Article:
Jamieson explained the process by which a forecaster writes a TAF. In general this requires assessing and diagnosing the causes of the existing weather conditions and then extrapolating these, writing the forecast from the existing weather conditions, plus the Numerical Weather Prediction (NWP) model predictions.
The Canadian NWP is one of many weather models available, but is optimized for Canadian latitudes and conditions. Presently it allows one kilometre resolution. Climatology data is also useful in writing forecasts as it shows the probability of conditions forming and persisting, based on what it usually has done in the past in that location.
When written, the new forecast has to also be consistent with other forecasts for that area and bordering areas.
Jamieson went on to explain the “Forecast Funnel”, the process of starting with the broadest look at large area weather and then focusing it down to the TAF area around the airport. This is done at three levels: hemispheric, synoptic and meso scales.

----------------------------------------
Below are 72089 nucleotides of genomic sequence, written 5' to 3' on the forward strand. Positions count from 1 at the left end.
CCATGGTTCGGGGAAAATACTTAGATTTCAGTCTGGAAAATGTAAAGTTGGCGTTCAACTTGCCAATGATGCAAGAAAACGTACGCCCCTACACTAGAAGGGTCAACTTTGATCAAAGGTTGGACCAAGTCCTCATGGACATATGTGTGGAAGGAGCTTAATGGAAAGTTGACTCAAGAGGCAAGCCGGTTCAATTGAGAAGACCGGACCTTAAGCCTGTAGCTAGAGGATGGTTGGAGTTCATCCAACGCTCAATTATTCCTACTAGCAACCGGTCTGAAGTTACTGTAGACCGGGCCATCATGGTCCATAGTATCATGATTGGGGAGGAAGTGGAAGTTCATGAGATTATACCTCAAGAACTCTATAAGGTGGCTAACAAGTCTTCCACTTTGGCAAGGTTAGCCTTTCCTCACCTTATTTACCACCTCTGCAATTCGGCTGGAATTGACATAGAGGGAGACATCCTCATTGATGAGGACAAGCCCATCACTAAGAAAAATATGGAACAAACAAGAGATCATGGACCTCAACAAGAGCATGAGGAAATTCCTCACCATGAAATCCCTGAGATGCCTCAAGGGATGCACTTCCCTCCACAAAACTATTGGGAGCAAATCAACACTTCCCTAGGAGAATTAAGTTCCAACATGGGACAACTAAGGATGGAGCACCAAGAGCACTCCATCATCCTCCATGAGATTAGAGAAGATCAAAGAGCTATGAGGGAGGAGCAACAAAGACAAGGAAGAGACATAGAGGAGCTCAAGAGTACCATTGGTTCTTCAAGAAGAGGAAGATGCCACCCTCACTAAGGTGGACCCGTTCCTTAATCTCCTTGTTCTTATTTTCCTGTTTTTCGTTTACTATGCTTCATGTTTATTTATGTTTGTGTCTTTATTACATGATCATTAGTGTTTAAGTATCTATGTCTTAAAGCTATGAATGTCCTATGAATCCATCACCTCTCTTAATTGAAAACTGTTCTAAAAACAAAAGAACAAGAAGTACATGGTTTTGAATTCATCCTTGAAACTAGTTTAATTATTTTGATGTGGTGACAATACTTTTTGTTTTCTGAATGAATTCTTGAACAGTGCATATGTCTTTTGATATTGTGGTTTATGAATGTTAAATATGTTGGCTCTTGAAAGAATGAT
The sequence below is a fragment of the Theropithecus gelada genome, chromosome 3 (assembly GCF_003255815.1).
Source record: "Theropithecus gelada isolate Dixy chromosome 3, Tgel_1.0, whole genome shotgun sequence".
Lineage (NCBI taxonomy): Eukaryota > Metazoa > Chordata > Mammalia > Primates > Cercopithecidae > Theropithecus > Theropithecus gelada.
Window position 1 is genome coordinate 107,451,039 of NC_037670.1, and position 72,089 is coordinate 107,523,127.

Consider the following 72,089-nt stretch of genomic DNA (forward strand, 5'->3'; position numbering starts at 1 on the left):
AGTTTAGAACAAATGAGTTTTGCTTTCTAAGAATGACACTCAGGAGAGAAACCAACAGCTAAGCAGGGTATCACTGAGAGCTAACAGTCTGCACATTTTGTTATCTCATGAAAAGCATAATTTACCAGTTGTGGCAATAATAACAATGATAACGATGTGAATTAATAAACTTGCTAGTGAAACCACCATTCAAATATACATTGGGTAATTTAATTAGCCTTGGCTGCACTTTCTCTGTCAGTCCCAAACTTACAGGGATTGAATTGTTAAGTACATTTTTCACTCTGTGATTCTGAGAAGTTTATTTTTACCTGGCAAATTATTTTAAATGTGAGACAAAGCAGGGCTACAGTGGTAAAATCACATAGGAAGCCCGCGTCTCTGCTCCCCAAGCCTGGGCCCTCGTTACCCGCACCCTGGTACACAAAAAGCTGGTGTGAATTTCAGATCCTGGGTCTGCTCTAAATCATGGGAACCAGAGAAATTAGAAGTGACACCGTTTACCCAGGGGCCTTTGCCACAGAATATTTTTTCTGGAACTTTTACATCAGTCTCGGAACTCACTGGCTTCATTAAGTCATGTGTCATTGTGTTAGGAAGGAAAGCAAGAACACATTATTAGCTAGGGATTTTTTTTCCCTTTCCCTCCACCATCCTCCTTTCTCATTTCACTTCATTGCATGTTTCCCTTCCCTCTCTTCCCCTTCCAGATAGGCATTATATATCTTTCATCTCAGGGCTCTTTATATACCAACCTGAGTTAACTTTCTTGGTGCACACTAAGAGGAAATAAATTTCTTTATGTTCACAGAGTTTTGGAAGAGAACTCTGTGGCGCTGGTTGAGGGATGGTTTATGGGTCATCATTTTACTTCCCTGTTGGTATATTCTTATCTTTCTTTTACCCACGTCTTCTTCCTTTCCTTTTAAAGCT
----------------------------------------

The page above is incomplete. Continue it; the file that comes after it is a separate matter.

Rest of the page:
At the hemispheric level the forecaster looks at large scale effects, like the jet stream location and strength, using tools like the pressure charts compiled from balloon soundings and jet aircraft automatic reporting about the upper atmosphere.
At the synoptic level they consider medium scale factors, like the location of highs and lows. Finally, at the meso scale level they look at tools like weather radar, lightning, METARs and the NWP model predictions. Sometimes “ensemble forecasting” is employed, using multiple models or one model with differing starting conditions. Information from both Canadian and U.S. weather radar can be used in border areas, although with its 5.5 cm wavelength the Canadian radar is more effective in showing mixed precipitation, while the U.S. 10 cm radar shows thunderstorm development better.